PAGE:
20220402, 12:24  #1 
Aug 2002
3×5×569 Posts 
April 2022

20220404, 01:44  #2 
"Kebbaj Reda"
May 2018
Casablanca, Morocco
3^{2}·11 Posts 
For trying n=4
I get this optimal solution: x = [0.825694, 0.0756939 , 0.5 , 0.25] y = [0.0756939, 0.25, 0.5 , 0.825694] f(x,y)= 6.74306 Can anyone confirm if there is other optimal results for n=4 ? Last fiddled with by Kebbaj on 20220404 at 02:09 
20220404, 02:20  #3 
Jan 2017
2^{3}×19 Posts 

20220404, 02:38  #4 
"Kebbaj Reda"
May 2018
Casablanca, Morocco
3^{2}×11 Posts 
Whos criterion you want to say? f(x,y)=4.?
Precisely for n=4, it seems to me that f has the optimum at 6.74. Am I wrong or I don't understand well the question? Last fiddled with by Kebbaj on 20220404 at 03:01 
20220404, 03:27  #5 
Jan 2017
2^{3}·19 Posts 

20220404, 07:55  #6  
Jul 2015
36_{10} Posts 
Quote:
i did not search for optimal just checked that per my understanding it meets the constraints and calculate f(x,y) Last fiddled with by tgan on 20220404 at 07:58 Reason: fix the logic 

20220529, 12:16  #7 
Oct 2017
7×19 Posts 
April 2022
Did anyone else find the excellent solution of Anders Kaseorg?
How do you find something like that? 
20220604, 19:54  #8 
Jan 2017
2^{3}×19 Posts 
Note that you can permute the order of x_i arbitrarily if you also permute y_i the same way.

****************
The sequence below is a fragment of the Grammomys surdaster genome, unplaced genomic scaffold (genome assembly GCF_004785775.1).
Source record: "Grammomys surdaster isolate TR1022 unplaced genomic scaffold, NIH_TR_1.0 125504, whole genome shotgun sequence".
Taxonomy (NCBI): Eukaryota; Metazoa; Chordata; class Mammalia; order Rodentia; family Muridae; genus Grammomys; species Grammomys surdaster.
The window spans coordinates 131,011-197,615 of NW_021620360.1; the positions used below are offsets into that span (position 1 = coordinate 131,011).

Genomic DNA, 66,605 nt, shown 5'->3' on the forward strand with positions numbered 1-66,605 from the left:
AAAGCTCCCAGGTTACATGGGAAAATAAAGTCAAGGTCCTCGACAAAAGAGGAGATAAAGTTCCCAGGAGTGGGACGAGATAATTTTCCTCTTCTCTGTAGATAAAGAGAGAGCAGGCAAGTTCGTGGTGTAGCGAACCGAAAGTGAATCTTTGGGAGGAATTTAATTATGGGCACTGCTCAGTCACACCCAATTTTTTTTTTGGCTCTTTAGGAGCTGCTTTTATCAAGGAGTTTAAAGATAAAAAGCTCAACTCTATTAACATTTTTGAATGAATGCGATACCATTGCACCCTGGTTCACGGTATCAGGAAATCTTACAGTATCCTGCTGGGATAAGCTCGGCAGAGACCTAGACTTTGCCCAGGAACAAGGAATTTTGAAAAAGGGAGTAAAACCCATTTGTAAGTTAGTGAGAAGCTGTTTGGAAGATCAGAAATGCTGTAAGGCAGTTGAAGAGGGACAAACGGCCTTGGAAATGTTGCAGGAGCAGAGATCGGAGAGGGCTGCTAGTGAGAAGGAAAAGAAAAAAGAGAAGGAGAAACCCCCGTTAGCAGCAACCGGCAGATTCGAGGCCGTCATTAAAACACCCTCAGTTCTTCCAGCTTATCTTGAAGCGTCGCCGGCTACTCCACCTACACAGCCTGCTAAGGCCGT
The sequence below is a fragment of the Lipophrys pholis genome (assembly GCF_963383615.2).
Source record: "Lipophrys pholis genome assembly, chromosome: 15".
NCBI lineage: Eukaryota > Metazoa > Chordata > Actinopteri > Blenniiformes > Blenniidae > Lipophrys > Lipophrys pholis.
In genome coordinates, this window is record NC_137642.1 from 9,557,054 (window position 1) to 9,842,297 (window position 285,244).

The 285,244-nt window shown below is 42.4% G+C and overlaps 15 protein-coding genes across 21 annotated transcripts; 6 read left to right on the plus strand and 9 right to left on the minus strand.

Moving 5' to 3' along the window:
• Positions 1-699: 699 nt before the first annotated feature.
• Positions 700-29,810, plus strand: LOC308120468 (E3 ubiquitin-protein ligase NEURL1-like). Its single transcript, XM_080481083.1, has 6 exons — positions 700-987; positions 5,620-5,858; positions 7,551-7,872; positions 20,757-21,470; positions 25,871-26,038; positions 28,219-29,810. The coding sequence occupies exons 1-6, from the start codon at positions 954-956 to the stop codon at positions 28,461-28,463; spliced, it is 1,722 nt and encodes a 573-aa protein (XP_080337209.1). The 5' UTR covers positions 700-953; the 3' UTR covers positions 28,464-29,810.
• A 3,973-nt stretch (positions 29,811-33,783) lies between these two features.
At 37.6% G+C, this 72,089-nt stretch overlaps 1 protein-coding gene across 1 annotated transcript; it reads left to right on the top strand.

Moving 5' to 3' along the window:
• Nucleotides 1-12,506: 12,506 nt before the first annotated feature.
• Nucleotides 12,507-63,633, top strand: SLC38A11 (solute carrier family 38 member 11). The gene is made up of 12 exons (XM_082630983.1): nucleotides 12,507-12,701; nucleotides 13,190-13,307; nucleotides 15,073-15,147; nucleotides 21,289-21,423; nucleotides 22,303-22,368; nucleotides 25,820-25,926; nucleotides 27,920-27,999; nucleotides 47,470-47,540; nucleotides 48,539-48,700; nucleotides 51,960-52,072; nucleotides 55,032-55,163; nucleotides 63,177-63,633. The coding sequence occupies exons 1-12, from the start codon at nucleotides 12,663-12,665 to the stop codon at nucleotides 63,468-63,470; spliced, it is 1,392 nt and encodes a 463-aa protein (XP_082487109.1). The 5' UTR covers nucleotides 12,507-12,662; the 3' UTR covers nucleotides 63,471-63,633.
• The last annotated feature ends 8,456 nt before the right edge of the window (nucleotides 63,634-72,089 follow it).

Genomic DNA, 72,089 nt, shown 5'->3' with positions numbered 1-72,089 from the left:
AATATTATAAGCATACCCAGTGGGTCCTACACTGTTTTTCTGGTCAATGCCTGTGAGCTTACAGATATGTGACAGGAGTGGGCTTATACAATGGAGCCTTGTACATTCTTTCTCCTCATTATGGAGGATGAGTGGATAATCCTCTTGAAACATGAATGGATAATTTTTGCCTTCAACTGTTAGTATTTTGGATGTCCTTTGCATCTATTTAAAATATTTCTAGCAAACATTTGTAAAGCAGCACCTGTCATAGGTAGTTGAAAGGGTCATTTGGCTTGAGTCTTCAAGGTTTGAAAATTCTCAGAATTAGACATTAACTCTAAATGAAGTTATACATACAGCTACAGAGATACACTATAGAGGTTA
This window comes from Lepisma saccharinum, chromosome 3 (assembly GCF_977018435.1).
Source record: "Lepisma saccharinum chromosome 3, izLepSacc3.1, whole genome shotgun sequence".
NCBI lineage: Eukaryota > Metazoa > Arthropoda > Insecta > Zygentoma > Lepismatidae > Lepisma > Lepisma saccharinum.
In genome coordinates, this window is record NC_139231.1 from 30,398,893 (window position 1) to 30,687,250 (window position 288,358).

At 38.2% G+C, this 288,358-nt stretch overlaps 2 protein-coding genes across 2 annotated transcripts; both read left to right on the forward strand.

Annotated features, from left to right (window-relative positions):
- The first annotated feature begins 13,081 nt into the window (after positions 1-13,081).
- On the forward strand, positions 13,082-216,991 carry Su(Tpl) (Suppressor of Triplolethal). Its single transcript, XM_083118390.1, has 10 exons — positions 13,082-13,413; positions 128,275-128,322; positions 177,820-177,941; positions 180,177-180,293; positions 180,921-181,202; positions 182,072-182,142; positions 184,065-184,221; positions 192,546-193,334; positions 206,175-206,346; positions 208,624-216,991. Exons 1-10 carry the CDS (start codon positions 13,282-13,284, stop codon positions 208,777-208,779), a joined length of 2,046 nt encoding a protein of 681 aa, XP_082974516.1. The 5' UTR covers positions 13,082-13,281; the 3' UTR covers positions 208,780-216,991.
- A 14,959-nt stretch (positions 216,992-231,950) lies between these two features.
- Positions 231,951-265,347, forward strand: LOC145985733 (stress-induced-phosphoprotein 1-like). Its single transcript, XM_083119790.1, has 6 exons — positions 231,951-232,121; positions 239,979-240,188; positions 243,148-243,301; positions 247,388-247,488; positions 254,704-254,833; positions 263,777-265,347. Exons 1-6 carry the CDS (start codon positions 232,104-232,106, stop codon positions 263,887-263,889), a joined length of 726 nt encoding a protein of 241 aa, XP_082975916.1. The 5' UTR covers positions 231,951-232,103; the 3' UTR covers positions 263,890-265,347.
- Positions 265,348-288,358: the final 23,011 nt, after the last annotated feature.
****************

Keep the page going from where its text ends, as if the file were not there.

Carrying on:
Take the example solution given in the problem statement and order the x_i in ascending order: x = [0.3688259, 0.36163773, 0.3562014, 0.45420977, 0.63245526] y = [0.05259805, 0.04540969, 0.03997346, 0.77043701, 0.6324558] Note that the last element in each is about the negative of the other. Also, yx = [ 0.31622785, 0.31622804, 0.31622794, 0.31622724, 1.26491106] except for the last element, y is about x plus a constant. Now if we assume these features (except for last, y_i = x_i + c; y_last = x_last) hold for solutions, what do they imply together with the general problem requirements? The general problem requirements say x.x=1, y.y=1, sum(x)=0, sum(y)=0, x.y=0. Since sum(x)=sum(y)=0, the changes to last and other elements from x to y must also sum to 0. c*(n1)  2*x_last = 0. So c = x_last * 2/(n1). (In the example case, 0.316 = 0.632 * 2/4). sum(x)=0 implies x.[c,c,c,c,c]=0. Thus x.(x+c)=x.x=1. y=x+c except for last element, and x.y must be 0. Thus changing the last element from x_last+c=x_last*(n+1)/(n1) to x_last must change the dot product from 1 to 0. Thus x_last*x_last*(n+1)/(n1) = x_last*(x_last)+1, and x_last = sqrt((n1)/(2n)). (In the example, 0.632 = sqrt(4/10)). So this limits the values of n for which such rational solutions can exist to those for which (n1)/(2n) is a square. Up to a million such values are 1, 2, 9, 50, 289, 1682, 9801, 57122, 332929. It turns out that these are actually sufficient requirements to make a solution optimal. ANY x which fulfills sum(x)=0, x.x=1, x_last=sqrt(n1)/(2n)) gives a solution by setting y=x+c except y_last. To find an optimal solution of say length 50, it's now enough to find a vector of length 50 which fulfills these conditions: sum(x)=0 x_last = sqrt(49/100) = 7/10 x.x = 1 (7/10)^2 = 49/100, so we need to fill the remaining elements of x with values that have these properties: they sum to 7/10, and their squares sum to 51/100. We'll just take 7/10, which leaves sum 0 and squaresum 2/100, and then add 1/10 and 1/10 which doesn't alter sum and fills square sum. (The published solution from Anders Kaseorg is one special case of constructing some values that have the required sum and sum of squares, but there are lots of other possibilities.) So now we have x=[7/10, 1/10, 1/10, 0, 0, ..., 7/10] and y=x+c, where c=x_last * 2/(n1)=7/245, except last element. y = [7/10+7/245, 1/10+7/245, 1/10+7/245, 7/245, 7/245, ..., 7/10] You can verify that these give a rational solution of length 50, which is valid (x.x=y.y=1, sum(x)=sum(y)=0, x.y=0), and fulfills the optimality condition f(x,y)=4. 
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